Compartment syndrome develops as the result of increased pressure within the confines of a fixed space. This may occur in the extremities as the result of ischemia, trauma, or burn injuries. Management involves not only the treatment of the underlying pathology, but also the physical release of the compartment to prevent further damage due to impaired capillary perfusion and increased venous resistance.
Diagnosis of compartment syndrome can be made by obtaining formal intracompartmental pressures (tissue perfusion becomes impaired around 20 mm Hg) (figure 1) or based on physical signs and symptoms. These may include tense and tender muscle groups, pain on passive motion, and numbness or impaired motor function in the distribution of the nerve within the compartment. The most common site for compartment syndrome is the lower leg, often due to ischemia or the restoration of flow after a period of ischemia. To be complete, all four compartments, anterior, lateral, superficial posterior, and deep posterior, should undergo fasciotomy (figures 2a and 2b).
Attention should be given to hemodynamic stability of the patient, as well as close fluid and electrolyte management. Preoperative antibiotics are essential to prevent infection.
In the case of fasciotomy, general anesthesia and close hemodynamic monitoring will usually be required due to the complex nature of these patients. As is routine before making any type of skin incision, the skin should be prepared with topical cleansers.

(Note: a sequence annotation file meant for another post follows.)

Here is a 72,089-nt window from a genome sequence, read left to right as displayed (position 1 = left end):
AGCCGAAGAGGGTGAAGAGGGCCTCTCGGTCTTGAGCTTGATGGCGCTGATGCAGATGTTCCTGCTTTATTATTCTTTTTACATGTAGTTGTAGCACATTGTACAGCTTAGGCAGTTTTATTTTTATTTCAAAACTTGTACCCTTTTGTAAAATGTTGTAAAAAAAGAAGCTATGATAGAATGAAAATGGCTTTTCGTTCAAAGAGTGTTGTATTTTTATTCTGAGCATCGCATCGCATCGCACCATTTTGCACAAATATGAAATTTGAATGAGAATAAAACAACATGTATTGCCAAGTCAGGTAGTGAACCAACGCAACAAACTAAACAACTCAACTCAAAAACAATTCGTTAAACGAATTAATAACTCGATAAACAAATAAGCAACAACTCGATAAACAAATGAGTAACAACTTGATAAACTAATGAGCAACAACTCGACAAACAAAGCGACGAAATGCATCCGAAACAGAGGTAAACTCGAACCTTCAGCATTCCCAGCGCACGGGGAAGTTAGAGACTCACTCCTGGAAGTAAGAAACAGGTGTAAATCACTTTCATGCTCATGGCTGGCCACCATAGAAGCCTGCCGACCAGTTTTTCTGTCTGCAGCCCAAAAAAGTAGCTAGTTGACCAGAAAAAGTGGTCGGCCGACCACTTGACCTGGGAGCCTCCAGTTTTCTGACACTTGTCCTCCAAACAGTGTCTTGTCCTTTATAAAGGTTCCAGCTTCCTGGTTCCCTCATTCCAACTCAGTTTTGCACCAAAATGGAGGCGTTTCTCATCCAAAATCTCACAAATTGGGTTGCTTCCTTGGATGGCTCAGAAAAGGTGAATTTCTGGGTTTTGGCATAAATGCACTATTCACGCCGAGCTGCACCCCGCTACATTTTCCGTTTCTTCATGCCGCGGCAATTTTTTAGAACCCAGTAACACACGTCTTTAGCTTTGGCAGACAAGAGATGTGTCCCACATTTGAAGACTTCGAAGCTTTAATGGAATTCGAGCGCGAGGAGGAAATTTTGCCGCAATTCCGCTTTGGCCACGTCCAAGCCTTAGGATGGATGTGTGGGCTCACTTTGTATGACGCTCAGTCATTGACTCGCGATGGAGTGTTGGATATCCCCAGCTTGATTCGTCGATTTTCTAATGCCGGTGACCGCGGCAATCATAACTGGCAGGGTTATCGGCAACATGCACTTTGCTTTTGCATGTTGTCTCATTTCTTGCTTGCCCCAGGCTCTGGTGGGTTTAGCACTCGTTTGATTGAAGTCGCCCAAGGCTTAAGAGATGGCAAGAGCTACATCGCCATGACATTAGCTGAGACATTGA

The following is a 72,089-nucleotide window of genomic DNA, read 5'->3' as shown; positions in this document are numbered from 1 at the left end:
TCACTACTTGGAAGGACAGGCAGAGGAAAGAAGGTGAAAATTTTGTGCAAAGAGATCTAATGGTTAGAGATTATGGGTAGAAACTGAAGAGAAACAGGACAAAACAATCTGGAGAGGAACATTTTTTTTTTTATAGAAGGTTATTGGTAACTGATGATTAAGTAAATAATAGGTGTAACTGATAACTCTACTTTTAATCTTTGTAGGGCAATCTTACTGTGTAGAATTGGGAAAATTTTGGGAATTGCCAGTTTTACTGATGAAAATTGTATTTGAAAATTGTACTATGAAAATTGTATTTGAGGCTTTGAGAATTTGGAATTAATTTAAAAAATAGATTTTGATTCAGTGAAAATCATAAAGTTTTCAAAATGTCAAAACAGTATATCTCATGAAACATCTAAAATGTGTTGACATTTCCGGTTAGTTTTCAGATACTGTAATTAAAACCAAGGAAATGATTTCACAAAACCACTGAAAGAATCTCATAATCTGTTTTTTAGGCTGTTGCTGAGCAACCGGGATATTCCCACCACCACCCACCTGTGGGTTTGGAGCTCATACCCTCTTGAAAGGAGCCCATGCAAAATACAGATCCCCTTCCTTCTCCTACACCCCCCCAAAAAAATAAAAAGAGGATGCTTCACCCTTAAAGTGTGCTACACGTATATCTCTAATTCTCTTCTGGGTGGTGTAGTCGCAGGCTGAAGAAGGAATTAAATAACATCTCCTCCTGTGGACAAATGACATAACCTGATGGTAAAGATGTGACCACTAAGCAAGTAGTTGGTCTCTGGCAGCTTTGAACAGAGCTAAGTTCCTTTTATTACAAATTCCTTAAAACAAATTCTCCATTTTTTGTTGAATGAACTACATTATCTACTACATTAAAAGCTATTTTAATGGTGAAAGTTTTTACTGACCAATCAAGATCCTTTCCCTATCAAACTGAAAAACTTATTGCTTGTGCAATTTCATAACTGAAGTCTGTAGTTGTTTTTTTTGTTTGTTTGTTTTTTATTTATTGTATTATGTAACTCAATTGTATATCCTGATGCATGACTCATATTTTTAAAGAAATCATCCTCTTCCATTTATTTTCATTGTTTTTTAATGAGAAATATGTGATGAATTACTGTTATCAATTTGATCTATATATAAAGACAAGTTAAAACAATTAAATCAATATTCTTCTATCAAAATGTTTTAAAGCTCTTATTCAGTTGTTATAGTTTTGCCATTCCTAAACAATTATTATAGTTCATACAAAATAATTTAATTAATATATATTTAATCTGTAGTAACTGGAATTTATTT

For lower-leg fasciotomy the entire leg should be prepared and draped in the usual fashion. This may have been preceded by a procedure to restore flow to the leg (i.e., thrombectomy/embolectomy, bypass, or thrombolytic therapy). The most common approach to a four compartment fasciotomy can be accomplished through two lower-leg incisions (figure 3).
The posterior compartments are approached through a skin incision made over the medial calf, 1 cm posterior to the posterior edge of the tibia, for a similar length and the superficial posterior compartment fascia is incised in a similar fashion (figure 4). To access the deep posterior compartment, the gastrocnemius–soleal muscle complex is taken down from its attachments to the tibia (figure 2b).
For the anterior and lateral compartments an incision is made several centimeters lateral to the anterior tibia for a length of approximately 10 cm. The anterior compartment fascia is encountered and incised for the length of the skin incision, taking care not to invade into the underlying muscle to avoid bleeding, especially if the patient is anticoagulated postoperatively. The tip of Metzenbaum scissors are inserted into the edges of the fascial incision proximally and distally and advanced under the skin, completing the fasciotomy (figure 5). The lateral compartment is incised similarly within the same site. Care is taken not to ...